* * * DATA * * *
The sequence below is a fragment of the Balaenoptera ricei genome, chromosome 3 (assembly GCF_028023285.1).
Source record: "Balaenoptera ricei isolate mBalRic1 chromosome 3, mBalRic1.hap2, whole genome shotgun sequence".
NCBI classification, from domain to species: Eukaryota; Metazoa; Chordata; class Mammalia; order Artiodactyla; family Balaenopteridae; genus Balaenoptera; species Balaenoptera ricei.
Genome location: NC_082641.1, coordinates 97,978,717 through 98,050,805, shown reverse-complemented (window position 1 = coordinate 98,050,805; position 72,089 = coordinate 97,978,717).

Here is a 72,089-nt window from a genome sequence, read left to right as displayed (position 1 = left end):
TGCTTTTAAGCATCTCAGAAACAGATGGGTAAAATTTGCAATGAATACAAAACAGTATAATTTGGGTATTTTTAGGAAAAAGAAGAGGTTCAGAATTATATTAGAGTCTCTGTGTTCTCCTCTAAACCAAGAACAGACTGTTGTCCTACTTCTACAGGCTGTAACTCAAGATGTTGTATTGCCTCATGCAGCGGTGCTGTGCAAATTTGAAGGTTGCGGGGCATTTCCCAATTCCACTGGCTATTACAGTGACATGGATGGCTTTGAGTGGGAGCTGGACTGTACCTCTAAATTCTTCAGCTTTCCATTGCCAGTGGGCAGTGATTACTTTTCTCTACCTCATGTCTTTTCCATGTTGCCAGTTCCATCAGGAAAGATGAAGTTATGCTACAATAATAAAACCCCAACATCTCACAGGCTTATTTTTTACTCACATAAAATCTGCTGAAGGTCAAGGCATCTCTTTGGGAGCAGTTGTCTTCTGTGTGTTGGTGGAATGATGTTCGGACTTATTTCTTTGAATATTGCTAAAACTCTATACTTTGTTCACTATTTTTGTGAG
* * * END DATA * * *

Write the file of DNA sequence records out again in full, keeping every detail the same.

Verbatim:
The sequence below is a fragment of the Balaenoptera ricei genome, chromosome 3 (assembly GCF_028023285.1).
Source record: "Balaenoptera ricei isolate mBalRic1 chromosome 3, mBalRic1.hap2, whole genome shotgun sequence".
NCBI classification, from domain to species: Eukaryota; Metazoa; Chordata; class Mammalia; order Artiodactyla; family Balaenopteridae; genus Balaenoptera; species Balaenoptera ricei.
Genome location: NC_082641.1, coordinates 97,978,717 through 98,050,805, shown reverse-complemented (window position 1 = coordinate 98,050,805; position 72,089 = coordinate 97,978,717).

Here is a 72,089-nt window from a genome sequence, read left to right as displayed (position 1 = left end):
TGCTTTTAAGCATCTCAGAAACAGATGGGTAAAATTTGCAATGAATACAAAACAGTATAATTTGGGTATTTTTAGGAAAAAGAAGAGGTTCAGAATTATATTAGAGTCTCTGTGTTCTCCTCTAAACCAAGAACAGACTGTTGTCCTACTTCTACAGGCTGTAACTCAAGATGTTGTATTGCCTCATGCAGCGGTGCTGTGCAAATTTGAAGGTTGCGGGGCATTTCCCAATTCCACTGGCTATTACAGTGACATGGATGGCTTTGAGTGGGAGCTGGACTGTACCTCTAAATTCTTCAGCTTTCCATTGCCAGTGGGCAGTGATTACTTTTCTCTACCTCATGTCTTTTCCATGTTGCCAGTTCCATCAGGAAAGATGAAGTTATGCTACAATAATAAAACCCCAACATCTCACAGGCTTATTTTTTACTCACATAAAATCTGCTGAAGGTCAAGGCATCTCTTTGGGAGCAGTTGTCTTCTGTGTGTTGGTGGAATGATGTTCGGACTTATTTCTTTGAATATTGCTAAAACTCTATACTTTGTTCACTATTTTTGTGAG